The goal of this tutorial is to expose participants to the current research on social recommender systems (i.e., recommender systems for the social web). Participants will become fabvbamiliar with state-of-the-art recommendation methods, their classifications according to various criteria, common evaluation methodologies, and potential applications that can utilize social recommender systems. Additionally, open issues and challenges in the field will be discussed.
Social media sites have become tremendously popular in recent years. Prominent examples include photo and video sharing sites such as Flickr and YouTube, blog and wiki systems such as Blogger and Wikipedia, social tagging sites such as Delicious, social network sites such as MySpace and Facebook, and micro-blogging sites such as Twitter. Millions of users are active daily in these sites, creating rich information online that has not been available before. Yet, the abundance and popularity of social media sites floods users with huge volumes of information and hence poses a great challenge in terms of information overload.
Social Recommender Systems (SRSs) aim to alleviate information overload over social media users by presenting the most attractive and relevant content. SRSs also aim at increasing adoption, engagement, and participation of new and existing users of social media sites. Recommendations of content (blogs, wikis, etc.) , tags , people , and communities  often use personalization techniques adapted to the needs and interests of the individual user, or a set of users .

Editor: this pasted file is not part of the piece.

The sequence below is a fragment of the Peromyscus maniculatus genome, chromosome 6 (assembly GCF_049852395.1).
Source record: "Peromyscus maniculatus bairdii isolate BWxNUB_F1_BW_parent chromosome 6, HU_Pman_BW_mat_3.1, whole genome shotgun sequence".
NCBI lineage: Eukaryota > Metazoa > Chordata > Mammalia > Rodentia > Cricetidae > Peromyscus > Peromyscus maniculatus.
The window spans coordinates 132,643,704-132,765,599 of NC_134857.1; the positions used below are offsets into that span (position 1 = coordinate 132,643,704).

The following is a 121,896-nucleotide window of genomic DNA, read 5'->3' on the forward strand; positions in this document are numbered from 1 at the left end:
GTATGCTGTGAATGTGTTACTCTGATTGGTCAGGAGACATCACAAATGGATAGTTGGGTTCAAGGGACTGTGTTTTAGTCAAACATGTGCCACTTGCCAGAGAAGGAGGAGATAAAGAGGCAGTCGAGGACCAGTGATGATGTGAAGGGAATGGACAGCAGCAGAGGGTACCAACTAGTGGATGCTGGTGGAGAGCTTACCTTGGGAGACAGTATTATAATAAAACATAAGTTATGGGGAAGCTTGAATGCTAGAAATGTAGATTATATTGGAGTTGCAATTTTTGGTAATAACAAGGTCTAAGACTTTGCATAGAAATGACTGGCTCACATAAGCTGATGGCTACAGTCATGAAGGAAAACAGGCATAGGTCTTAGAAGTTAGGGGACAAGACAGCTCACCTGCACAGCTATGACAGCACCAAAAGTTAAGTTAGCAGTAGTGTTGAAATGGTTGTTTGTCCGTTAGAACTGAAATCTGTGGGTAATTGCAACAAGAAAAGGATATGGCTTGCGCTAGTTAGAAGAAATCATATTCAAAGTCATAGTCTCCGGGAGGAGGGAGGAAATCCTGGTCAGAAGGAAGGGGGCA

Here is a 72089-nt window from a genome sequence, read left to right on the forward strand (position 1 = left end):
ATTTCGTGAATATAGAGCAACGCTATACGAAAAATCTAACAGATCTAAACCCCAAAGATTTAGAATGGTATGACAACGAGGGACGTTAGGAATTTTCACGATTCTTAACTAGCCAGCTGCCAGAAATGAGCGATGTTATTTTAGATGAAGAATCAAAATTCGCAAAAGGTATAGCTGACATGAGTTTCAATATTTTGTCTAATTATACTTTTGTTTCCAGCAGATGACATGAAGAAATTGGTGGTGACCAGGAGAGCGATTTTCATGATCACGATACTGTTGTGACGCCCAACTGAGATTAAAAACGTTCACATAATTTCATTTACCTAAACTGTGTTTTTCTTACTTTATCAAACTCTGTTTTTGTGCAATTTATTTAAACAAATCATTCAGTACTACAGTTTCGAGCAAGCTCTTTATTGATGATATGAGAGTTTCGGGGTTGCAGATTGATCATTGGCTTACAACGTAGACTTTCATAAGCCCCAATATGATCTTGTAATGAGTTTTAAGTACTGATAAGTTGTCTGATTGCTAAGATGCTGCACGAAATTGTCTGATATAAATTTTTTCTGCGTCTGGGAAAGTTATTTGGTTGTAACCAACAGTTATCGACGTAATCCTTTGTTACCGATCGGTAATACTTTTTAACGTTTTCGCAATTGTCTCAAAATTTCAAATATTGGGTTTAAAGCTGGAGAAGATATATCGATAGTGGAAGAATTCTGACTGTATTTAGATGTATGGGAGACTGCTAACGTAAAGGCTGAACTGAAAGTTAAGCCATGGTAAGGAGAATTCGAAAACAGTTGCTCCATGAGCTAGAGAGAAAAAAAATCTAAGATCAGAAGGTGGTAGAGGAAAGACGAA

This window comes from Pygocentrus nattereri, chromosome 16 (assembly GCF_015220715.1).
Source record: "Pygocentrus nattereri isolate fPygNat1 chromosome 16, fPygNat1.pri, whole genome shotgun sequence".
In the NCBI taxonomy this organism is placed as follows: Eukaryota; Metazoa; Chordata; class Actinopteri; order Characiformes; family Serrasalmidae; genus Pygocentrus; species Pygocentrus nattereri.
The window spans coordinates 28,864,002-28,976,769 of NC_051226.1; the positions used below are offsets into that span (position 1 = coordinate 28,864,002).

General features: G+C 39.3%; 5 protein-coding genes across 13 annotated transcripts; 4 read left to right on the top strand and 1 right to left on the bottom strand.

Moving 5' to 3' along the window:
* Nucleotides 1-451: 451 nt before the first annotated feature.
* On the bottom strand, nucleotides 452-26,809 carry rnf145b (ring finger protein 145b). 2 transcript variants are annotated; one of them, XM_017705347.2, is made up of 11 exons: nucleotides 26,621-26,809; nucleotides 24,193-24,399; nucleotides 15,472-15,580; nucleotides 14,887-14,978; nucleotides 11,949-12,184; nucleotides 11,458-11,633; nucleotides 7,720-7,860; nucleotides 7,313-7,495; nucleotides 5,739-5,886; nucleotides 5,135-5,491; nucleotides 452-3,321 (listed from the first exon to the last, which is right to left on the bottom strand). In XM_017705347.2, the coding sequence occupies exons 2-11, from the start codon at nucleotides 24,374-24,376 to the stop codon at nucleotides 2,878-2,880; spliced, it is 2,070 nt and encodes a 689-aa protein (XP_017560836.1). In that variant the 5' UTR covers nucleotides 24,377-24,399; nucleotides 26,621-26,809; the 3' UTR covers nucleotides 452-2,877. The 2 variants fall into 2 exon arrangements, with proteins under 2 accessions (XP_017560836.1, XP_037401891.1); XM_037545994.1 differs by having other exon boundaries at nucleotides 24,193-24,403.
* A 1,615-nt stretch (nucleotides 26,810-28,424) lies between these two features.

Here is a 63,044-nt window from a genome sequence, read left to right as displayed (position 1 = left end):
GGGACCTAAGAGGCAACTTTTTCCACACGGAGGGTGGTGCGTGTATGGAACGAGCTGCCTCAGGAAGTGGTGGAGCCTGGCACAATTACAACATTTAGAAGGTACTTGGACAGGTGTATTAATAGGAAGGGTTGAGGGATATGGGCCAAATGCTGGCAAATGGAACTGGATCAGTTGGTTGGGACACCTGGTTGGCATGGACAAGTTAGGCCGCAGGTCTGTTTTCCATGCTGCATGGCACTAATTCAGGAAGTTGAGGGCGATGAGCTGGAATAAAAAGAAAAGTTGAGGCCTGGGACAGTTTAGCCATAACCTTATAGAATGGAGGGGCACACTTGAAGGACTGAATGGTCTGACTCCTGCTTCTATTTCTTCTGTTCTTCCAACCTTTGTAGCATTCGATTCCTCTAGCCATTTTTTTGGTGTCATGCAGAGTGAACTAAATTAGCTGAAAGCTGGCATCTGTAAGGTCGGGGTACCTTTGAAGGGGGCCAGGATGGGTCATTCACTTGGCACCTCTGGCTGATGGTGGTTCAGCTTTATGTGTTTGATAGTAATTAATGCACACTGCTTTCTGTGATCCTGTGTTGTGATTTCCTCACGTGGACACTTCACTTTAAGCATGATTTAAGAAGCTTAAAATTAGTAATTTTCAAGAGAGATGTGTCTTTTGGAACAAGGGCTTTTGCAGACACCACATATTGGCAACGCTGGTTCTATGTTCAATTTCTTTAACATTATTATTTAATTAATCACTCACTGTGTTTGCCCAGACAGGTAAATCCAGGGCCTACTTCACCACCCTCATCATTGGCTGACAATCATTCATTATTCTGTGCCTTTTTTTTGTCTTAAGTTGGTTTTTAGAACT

Presentation slides will be posted prior to the tutorial.
Social recommender systems connect many different research area, including information retrieval, human-computer interaction, data mining, machine learning, and artificial intelligence. Therefore, this tutorial should be of theoretical and practical interest to a large portion of the WWW community.
The tutorial does not assume prior knowledge in the area of recommender systems or the other related fields.
Ido Guy manages the Social Technologies group at the IBM Haifa Research Lab, to which he joined in 2000. Ido has led and contributed to various projects around collaboration technologies and social analytics. In 2010, he received a Corporate Award for his contribution to Enterprise Social Software. Ido's main area of research activity is social media, with special focus on social network mining and analysis and onrecommender systems. In recent years, Ido has been particularly active in the area of Social Recommender Systems, publishing key papers on people recommendation , content recommendation in social media [4,5], and personalized social search . He is co-chair of the Workshop on Social Recommender Systems (held at IUI 2010 and CSCW2011) and a guest co-editor of the ACM TIST special issue on Social Recommender Systems (to be published in 2011).
David Carmel is a Research Staff Member at the Information Retrieval group at IBM Haifa Research Lab. David earned his PhD in Computer Science from the Technion, Israel Institute of Technology in 1997. David's research is focused on search in the enterprise, query performance prediction, social search, social recommendation and text mining. At IBM, David is a key contributor to IBM enterprise search offerings. David has published more than 80 papers in Information retrieval and Web journals and conferences, and serves on the PC of many Web and IR conferences (SIGIR, WWW, WSDM, CIKM). He is a member of the editorial board of the IR journal, and co-chaired the WDSM 2011 workshop on user modeling for web applications. David has been involved recently in the area of social search and recommendation [1, 4, 5].